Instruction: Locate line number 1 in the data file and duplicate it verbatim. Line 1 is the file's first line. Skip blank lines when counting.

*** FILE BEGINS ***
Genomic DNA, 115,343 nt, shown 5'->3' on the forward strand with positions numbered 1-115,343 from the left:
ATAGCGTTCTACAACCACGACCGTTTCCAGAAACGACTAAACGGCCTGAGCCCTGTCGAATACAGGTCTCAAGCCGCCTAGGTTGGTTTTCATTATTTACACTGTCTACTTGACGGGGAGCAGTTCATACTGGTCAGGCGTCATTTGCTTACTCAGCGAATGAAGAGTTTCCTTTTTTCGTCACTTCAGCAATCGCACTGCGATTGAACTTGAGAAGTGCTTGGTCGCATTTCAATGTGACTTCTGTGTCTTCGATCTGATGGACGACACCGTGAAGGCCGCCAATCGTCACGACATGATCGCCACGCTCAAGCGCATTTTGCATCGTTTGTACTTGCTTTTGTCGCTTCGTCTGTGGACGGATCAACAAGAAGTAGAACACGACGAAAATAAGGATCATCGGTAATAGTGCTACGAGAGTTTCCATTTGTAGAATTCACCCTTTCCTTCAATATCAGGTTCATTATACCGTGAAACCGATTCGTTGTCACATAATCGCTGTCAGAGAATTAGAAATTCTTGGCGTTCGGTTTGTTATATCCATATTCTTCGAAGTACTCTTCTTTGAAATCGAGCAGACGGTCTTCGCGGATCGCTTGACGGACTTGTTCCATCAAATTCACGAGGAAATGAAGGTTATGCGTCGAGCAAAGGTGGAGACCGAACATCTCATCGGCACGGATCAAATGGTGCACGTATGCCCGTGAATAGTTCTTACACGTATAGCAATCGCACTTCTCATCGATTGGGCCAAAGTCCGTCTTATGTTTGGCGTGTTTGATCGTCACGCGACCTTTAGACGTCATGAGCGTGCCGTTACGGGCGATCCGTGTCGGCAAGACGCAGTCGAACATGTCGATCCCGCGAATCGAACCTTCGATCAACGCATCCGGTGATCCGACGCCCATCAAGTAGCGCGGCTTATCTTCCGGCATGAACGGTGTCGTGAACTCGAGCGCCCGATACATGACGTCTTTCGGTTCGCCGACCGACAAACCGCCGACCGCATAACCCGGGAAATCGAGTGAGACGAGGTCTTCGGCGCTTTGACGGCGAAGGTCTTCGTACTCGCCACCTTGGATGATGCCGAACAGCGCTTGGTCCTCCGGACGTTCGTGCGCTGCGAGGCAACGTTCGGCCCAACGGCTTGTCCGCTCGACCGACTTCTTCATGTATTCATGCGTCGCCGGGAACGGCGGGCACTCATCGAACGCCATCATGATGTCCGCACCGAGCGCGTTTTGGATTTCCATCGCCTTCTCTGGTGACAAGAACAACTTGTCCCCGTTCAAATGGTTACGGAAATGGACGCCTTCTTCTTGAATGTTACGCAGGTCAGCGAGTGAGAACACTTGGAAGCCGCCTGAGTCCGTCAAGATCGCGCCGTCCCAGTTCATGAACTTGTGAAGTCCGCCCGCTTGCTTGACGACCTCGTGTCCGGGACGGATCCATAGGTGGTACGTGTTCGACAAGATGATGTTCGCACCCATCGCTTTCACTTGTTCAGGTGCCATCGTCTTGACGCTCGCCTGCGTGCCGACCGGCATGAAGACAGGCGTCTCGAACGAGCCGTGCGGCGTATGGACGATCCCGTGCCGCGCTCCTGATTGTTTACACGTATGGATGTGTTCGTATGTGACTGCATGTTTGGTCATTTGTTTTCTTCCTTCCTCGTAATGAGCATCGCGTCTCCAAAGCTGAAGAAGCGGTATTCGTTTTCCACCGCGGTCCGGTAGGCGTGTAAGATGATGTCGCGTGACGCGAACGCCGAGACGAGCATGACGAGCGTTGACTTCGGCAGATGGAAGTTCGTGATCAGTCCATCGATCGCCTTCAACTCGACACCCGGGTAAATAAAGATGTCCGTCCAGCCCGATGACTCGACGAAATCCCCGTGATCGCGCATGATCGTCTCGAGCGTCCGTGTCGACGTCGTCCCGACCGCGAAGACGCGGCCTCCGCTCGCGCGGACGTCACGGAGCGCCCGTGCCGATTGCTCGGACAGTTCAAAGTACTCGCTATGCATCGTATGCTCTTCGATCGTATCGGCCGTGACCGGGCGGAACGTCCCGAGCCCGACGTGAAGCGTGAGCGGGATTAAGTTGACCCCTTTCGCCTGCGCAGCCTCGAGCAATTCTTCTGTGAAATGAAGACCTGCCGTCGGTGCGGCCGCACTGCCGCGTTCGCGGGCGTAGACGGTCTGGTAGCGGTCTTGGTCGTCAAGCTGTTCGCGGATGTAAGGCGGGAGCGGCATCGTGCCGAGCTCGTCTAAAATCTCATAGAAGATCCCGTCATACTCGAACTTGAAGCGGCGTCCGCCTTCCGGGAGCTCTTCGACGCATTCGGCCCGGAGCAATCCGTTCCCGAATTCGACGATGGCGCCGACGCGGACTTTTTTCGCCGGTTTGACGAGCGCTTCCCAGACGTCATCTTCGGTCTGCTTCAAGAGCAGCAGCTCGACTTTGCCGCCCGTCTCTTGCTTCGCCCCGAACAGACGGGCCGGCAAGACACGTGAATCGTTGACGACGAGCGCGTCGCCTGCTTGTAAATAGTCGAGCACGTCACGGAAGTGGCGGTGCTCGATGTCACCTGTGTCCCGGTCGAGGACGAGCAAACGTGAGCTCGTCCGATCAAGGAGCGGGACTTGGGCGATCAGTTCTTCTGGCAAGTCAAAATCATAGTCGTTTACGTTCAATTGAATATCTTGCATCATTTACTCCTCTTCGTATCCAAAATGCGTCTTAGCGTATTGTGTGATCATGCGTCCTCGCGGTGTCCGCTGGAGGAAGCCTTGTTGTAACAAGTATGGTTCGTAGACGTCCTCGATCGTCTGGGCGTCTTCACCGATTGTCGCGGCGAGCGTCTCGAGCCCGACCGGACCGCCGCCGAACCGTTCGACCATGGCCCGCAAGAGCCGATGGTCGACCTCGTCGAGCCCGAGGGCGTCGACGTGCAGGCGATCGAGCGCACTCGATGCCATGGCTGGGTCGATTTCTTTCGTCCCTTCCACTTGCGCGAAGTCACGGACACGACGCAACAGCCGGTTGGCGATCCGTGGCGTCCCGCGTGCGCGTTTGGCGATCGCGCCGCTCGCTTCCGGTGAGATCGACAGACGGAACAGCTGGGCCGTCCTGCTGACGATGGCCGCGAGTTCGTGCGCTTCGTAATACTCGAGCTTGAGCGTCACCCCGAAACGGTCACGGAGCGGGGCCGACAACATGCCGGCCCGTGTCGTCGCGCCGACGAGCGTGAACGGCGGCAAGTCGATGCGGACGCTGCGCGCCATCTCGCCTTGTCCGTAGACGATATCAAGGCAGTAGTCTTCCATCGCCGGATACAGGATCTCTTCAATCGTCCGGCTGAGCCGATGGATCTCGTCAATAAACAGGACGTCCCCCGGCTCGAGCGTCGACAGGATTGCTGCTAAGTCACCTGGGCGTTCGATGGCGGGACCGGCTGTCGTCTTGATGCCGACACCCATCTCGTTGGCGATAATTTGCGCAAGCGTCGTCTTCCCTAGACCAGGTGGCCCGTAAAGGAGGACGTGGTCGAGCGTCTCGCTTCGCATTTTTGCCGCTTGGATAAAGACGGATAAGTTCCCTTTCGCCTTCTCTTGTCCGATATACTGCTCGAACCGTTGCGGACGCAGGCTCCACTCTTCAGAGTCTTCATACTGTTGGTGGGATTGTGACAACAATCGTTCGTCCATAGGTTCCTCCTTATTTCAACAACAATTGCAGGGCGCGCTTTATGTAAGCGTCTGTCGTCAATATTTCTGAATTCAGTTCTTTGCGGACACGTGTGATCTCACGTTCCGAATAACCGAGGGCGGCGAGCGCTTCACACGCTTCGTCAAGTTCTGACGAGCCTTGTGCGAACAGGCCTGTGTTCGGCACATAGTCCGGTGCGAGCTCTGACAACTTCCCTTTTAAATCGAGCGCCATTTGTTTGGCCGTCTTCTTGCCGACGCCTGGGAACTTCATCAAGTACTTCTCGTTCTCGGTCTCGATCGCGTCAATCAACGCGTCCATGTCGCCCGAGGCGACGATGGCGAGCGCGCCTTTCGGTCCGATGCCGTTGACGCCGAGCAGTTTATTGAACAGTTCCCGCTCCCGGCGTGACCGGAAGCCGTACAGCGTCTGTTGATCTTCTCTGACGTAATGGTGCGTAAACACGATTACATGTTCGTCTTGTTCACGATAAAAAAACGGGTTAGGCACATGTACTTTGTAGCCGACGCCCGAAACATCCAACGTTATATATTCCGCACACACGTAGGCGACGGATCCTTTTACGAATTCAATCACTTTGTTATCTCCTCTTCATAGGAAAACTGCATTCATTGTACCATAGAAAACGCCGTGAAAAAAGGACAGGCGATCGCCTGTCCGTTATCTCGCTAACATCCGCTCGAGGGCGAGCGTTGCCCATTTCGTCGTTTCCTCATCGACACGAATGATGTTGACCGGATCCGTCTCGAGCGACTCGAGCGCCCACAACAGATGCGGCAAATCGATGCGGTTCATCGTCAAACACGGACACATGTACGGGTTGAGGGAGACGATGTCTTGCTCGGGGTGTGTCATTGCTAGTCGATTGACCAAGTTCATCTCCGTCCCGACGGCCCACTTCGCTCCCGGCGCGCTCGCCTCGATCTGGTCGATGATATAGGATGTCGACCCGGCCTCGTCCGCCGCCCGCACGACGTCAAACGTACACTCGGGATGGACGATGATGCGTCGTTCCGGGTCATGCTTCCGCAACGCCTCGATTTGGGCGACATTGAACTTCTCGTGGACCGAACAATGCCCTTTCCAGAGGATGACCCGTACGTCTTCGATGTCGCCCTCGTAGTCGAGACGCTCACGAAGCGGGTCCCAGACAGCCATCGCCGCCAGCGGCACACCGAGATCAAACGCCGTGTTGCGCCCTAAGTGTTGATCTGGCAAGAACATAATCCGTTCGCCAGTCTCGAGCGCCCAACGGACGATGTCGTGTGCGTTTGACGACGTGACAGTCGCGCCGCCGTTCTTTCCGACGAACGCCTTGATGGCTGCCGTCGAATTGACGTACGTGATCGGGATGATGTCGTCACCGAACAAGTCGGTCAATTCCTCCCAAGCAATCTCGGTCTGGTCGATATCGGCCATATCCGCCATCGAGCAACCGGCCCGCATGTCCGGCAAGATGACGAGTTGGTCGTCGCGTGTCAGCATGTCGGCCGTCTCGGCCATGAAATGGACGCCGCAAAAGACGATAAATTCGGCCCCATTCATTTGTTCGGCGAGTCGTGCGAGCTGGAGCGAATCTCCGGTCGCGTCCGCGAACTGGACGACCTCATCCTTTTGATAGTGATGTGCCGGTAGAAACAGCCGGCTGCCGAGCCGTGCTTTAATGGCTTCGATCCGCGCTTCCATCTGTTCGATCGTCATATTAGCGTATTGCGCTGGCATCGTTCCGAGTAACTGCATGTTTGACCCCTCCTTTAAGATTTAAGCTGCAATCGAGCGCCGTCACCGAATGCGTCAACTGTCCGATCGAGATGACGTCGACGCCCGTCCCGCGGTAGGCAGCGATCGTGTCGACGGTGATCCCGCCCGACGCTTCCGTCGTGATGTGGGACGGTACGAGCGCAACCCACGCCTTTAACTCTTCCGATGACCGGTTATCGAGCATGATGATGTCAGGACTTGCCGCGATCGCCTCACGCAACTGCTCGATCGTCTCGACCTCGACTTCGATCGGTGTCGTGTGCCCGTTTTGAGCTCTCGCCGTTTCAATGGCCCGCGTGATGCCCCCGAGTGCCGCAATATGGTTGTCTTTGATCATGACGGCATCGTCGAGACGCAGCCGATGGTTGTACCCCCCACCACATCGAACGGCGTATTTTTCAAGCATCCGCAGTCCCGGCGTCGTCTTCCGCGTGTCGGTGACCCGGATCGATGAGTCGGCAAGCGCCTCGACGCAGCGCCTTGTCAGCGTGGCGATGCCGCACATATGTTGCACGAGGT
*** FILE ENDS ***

Genomic DNA, 115,343 nt, shown 5'->3' on the forward strand with positions numbered 1-115,343 from the left: